IDE: 8 MB vs 16 MB cache

IDE: 8 MB vs 16 MB cache

Post by dbmethod » Thu, 07 Sep 2006 10:22:36


Any real benefits of 16 MB cache buffer for IDE hard drive on a 5-year
old Win/Linux PC.

Thanks
 
 
 

IDE: 8 MB vs 16 MB cache

Post by larry moe » Thu, 07 Sep 2006 17:48:53


You save money? At least that was the case with the $100 Labor Day
deal for 400GB Seagates.

Somebody said that the 16MB cache gave 2-5% better speed on benchmarks.
Years ago, PC World or PC Magazine said going from a 2MB to 8MB cache
gave about 15% better overall speed.

 
 
 

IDE: 8 MB vs 16 MB cache

Post by Arno Wagne » Thu, 07 Sep 2006 19:33:06


Not really.

Arno
 
 
 

IDE: 8 MB vs 16 MB cache

Post by timeOda » Sat, 09 Sep 2006 01:46:44


Even that, I think, would depend a lot on the benchmark used. If you
specifically do a disk benchmark, which purposely avoids the filesystem
cache maintained by the OS in main memory, you'll see a big benefit from
on-disk cache. But I don't think that's very relevant to the real world.
 
 
 

IDE: 8 MB vs 16 MB cache

Post by Folkert Ri » Sat, 09 Sep 2006 02:28:11


Which would be just a simple STR benchmark.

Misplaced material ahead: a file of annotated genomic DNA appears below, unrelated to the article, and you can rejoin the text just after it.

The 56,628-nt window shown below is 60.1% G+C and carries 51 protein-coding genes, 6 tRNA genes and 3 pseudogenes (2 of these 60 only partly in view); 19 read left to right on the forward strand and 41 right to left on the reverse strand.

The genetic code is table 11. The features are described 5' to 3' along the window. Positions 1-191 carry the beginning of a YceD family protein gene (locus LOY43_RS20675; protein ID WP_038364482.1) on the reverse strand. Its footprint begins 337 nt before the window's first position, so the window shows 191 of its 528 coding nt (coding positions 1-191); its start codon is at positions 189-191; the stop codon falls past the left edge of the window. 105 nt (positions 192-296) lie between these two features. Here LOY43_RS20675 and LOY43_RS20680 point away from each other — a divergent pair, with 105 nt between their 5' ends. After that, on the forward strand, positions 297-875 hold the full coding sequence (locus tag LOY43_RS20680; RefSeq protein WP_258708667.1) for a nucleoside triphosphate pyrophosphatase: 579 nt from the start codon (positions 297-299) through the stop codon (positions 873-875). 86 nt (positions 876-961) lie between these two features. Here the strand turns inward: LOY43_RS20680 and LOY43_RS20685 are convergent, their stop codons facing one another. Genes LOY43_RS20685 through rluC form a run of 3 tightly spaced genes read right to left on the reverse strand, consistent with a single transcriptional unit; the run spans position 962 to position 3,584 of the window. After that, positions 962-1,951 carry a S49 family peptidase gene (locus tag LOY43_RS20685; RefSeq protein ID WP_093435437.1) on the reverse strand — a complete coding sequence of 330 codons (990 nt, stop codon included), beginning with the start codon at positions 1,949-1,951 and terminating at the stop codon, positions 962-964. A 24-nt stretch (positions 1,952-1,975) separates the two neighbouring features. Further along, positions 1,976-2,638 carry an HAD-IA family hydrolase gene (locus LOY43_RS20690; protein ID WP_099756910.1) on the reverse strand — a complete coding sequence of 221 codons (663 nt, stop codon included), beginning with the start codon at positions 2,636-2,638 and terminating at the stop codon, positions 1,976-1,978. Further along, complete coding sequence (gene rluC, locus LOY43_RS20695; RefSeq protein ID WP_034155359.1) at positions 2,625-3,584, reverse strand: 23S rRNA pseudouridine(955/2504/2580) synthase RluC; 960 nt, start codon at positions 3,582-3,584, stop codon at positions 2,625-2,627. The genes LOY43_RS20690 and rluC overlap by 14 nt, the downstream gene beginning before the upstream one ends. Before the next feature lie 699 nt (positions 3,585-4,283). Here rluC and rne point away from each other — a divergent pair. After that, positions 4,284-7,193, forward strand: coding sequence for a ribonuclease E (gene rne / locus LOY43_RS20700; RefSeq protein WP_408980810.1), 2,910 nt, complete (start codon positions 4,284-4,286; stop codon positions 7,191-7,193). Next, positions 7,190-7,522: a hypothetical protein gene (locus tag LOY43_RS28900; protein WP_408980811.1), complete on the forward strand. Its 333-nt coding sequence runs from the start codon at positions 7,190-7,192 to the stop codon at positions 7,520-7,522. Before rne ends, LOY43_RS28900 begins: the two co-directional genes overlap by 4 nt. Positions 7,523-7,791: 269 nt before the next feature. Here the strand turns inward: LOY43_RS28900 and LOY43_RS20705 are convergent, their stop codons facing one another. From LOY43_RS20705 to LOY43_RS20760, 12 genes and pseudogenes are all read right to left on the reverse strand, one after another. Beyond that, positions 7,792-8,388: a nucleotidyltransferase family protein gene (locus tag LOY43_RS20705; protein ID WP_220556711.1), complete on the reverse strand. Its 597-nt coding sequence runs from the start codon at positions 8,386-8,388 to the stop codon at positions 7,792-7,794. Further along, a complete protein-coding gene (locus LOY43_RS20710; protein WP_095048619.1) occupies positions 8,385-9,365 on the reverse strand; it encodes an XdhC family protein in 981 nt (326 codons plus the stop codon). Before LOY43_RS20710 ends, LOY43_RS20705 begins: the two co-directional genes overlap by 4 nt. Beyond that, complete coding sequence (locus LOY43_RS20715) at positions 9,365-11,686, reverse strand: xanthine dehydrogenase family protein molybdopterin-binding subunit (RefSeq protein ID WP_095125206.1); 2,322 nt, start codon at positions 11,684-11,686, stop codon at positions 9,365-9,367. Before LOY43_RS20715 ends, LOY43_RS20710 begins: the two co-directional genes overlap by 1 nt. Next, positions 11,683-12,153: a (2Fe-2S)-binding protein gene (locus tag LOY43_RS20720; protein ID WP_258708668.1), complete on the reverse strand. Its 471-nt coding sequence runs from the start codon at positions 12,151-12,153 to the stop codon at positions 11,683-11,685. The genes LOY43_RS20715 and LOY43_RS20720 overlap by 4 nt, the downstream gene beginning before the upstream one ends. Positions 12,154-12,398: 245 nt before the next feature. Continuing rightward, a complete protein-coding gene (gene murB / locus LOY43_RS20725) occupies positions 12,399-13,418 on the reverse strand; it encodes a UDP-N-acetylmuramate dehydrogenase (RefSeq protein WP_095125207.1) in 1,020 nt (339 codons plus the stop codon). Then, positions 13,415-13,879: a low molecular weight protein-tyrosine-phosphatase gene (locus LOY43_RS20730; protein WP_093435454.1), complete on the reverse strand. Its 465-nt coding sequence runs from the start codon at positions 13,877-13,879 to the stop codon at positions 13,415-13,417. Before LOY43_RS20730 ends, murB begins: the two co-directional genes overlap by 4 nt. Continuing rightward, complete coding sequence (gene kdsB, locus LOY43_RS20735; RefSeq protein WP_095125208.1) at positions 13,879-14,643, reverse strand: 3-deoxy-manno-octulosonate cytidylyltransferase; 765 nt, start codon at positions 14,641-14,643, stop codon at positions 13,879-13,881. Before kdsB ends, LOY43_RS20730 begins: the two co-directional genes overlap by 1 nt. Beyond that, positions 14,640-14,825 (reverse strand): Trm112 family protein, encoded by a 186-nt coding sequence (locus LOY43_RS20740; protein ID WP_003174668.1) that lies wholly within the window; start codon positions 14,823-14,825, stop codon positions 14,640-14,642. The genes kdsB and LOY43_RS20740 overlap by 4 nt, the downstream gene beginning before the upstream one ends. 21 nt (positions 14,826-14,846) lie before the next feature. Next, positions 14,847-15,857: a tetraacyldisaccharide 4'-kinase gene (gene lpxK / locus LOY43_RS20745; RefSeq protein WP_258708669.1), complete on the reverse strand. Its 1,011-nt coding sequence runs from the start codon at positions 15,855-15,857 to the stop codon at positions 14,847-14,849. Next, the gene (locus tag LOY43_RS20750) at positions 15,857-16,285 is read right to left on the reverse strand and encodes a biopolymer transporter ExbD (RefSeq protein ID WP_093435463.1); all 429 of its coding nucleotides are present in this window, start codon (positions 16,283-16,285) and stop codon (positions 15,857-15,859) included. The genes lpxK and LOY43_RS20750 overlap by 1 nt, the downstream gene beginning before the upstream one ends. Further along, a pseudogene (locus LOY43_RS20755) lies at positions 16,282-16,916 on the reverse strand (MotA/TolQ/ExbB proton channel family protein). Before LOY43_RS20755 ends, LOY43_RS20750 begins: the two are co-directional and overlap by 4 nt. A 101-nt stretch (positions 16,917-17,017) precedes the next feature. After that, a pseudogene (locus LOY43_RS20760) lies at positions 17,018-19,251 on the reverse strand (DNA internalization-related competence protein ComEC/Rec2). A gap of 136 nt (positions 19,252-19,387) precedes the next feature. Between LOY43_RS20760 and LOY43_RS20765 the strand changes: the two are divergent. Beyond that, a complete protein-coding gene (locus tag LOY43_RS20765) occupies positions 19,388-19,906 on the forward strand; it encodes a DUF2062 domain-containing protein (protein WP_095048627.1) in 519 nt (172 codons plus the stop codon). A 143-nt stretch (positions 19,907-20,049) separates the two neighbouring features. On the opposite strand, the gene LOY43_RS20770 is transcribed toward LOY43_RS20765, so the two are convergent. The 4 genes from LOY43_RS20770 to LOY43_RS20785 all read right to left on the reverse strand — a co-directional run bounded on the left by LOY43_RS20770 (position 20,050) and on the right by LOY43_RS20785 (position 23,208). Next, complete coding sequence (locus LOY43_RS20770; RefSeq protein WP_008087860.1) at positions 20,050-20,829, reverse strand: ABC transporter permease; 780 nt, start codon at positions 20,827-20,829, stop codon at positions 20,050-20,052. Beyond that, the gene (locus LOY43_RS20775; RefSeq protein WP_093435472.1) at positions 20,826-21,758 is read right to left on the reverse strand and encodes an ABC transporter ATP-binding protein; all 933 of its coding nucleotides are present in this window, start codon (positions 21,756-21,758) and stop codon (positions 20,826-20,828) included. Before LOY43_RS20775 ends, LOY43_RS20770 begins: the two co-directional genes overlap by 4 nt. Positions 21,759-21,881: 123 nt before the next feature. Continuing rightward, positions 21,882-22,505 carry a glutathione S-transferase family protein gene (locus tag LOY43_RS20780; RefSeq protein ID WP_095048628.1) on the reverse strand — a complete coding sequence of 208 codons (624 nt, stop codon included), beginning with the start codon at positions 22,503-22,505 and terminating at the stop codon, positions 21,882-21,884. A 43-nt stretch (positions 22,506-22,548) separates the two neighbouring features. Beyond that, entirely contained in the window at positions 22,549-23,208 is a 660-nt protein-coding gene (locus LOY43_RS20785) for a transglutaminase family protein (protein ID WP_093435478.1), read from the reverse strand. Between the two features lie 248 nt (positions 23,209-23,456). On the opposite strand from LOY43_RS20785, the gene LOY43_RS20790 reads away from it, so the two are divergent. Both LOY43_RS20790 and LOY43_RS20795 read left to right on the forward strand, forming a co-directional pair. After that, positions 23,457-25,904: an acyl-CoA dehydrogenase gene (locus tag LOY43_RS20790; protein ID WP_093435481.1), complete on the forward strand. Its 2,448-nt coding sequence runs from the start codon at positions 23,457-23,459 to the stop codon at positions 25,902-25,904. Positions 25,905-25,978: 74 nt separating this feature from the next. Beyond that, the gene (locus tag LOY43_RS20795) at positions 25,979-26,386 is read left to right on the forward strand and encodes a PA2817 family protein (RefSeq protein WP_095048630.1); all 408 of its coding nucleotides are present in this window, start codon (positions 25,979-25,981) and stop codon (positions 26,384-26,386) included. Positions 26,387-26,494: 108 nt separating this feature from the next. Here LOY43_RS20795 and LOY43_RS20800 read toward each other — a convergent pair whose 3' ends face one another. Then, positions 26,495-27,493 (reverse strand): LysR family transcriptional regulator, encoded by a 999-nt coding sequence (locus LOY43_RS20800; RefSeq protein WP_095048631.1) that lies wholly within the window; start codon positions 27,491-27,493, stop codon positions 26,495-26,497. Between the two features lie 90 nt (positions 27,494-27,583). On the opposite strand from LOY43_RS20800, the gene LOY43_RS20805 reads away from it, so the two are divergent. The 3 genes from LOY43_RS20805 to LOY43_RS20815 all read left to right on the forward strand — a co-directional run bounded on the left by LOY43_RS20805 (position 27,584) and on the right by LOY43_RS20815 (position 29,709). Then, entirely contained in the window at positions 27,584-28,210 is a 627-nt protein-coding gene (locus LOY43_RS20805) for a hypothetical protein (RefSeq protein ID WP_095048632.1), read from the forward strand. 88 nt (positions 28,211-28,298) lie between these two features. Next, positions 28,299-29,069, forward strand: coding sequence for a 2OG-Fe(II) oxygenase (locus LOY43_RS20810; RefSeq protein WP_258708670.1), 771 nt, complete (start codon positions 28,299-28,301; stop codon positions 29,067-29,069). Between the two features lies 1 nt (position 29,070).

Not with just a simple STR benchmark.

The c't benchmark makes an attempt to measure the affect that the reading
ahead feature of drive caches have by inserting pauses between accesses
and by doing random reads within certain bands.


Depends on your applications.
 
 
 

IDE: 8 MB vs 16 MB cache

Post by Arno Wagne » Sat, 09 Sep 2006 10:20:01


With custom-tailored benchmarks you could see up ro 100% speed
improvement. In practice it may be closer to 0%...1%.

Arno
 
 
 

IDE: 8 MB vs 16 MB cache

Post by Folkert Ri » Sun, 10 Sep 2006 06:05:51


Utterly clueless babble, as always from babblebot.
There is no such thing as a 100% speed improvement ceiling.
It may be any value, depending on what the burst speed of your interface is,
including more than 100%.


The only thing that you can say about it with some degree of certainty
is that it is likely twice the benefit that you get from 8MB cache.

Could be twice the number of cache segments or the same number of segments
twice as big or anything in between.